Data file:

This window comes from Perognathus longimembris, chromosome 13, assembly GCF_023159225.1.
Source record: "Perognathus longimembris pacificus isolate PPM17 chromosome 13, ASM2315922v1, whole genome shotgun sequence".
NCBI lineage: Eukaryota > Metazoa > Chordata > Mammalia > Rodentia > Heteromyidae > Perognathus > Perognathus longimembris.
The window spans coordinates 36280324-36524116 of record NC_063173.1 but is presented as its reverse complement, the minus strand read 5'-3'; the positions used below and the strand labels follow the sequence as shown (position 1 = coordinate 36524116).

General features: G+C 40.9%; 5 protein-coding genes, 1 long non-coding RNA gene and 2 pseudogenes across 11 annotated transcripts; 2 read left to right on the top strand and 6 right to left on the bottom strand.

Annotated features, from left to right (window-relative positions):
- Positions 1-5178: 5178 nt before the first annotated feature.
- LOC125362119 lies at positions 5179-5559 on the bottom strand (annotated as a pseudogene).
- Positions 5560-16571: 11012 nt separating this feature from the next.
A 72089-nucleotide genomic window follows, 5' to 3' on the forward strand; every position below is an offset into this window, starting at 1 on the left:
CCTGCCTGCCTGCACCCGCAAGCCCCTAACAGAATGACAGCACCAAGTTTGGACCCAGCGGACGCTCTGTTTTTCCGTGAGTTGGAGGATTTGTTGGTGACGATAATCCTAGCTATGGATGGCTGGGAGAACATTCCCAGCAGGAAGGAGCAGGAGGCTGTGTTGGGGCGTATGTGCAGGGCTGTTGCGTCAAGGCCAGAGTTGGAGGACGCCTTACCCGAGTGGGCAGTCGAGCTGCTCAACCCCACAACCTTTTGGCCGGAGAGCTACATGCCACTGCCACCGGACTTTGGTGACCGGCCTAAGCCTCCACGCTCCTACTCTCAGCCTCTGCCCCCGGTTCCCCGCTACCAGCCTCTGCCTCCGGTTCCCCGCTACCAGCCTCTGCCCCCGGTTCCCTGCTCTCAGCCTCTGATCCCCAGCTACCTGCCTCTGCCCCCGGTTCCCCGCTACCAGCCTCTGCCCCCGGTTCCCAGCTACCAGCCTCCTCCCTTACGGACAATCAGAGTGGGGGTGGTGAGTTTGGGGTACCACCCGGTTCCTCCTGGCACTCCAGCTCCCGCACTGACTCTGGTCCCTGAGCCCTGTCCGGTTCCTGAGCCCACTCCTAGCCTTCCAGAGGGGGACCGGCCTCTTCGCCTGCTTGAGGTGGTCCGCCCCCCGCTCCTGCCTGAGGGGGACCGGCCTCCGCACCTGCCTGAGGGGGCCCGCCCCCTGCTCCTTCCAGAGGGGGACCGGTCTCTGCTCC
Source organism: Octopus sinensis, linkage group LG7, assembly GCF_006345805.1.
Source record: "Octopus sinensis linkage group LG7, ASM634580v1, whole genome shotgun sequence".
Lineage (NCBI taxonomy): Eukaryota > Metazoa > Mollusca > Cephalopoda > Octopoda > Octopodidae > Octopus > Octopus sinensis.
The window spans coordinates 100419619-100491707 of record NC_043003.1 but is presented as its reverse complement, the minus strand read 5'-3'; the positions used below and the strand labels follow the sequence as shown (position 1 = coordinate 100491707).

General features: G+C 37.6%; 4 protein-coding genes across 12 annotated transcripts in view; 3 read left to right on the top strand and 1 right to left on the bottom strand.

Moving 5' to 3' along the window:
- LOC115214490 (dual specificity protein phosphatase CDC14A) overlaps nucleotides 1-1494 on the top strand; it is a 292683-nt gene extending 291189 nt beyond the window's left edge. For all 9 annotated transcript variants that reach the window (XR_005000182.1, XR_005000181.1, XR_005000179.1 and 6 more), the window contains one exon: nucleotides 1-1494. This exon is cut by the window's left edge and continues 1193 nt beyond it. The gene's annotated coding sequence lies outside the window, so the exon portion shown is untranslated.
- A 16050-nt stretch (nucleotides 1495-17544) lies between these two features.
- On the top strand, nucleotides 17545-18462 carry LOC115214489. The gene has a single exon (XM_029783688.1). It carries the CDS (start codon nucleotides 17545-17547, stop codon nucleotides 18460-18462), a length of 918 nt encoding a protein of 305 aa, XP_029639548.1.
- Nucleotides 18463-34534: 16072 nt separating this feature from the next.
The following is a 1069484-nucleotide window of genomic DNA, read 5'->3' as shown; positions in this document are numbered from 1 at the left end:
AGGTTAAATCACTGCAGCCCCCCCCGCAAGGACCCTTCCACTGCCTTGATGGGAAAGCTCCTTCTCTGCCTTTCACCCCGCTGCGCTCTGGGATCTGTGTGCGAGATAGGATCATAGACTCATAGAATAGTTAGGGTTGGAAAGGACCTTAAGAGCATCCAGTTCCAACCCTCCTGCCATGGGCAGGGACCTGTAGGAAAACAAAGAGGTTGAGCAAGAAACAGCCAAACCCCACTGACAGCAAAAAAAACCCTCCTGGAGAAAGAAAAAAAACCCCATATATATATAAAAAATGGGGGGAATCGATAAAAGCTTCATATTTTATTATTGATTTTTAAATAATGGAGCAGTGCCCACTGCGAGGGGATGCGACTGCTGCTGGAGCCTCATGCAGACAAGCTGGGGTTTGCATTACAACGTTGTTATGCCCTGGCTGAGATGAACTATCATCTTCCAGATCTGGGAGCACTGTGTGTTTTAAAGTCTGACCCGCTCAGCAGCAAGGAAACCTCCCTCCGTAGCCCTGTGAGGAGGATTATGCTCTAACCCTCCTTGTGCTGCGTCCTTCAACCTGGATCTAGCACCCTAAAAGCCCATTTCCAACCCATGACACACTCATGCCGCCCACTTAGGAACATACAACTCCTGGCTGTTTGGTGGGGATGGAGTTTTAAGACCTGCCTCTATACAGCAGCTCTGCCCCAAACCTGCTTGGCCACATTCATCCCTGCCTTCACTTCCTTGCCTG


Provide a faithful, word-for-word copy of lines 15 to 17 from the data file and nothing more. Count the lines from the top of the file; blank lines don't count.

The window spans coordinates 100419619-100491707 of record NC_043003.1 but is presented as its reverse complement, the minus strand read 5'-3'; the positions used below and the strand labels follow the sequence as shown (position 1 = coordinate 100491707).

General features: G+C 37.6%; 4 protein-coding genes across 12 annotated transcripts in view; 3 read left to right on the top strand and 1 right to left on the bottom strand.

Moving 5' to 3' along the window: